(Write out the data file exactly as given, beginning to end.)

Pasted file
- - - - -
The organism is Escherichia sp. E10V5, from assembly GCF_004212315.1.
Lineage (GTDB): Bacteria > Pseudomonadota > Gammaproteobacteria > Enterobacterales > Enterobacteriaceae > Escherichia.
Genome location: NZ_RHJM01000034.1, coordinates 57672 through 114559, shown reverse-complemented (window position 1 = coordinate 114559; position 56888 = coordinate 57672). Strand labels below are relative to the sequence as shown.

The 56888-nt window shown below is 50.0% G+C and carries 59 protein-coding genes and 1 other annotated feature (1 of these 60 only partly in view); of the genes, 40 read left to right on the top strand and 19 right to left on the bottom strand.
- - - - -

The organism is Escherichia sp. E10V5, from assembly GCF_004212315.1.
Lineage (GTDB): Bacteria > Pseudomonadota > Gammaproteobacteria > Enterobacterales > Enterobacteriaceae > Escherichia.
Genome location: NZ_RHJM01000034.1, coordinates 57672 through 114559, shown reverse-complemented (window position 1 = coordinate 114559; position 56888 = coordinate 57672). Strand labels below are relative to the sequence as shown.

The 56888-nt window shown below is 50.0% G+C and carries 59 protein-coding genes and 1 other annotated feature (1 of these 60 only partly in view); of the genes, 40 read left to right on the top strand and 19 right to left on the bottom strand.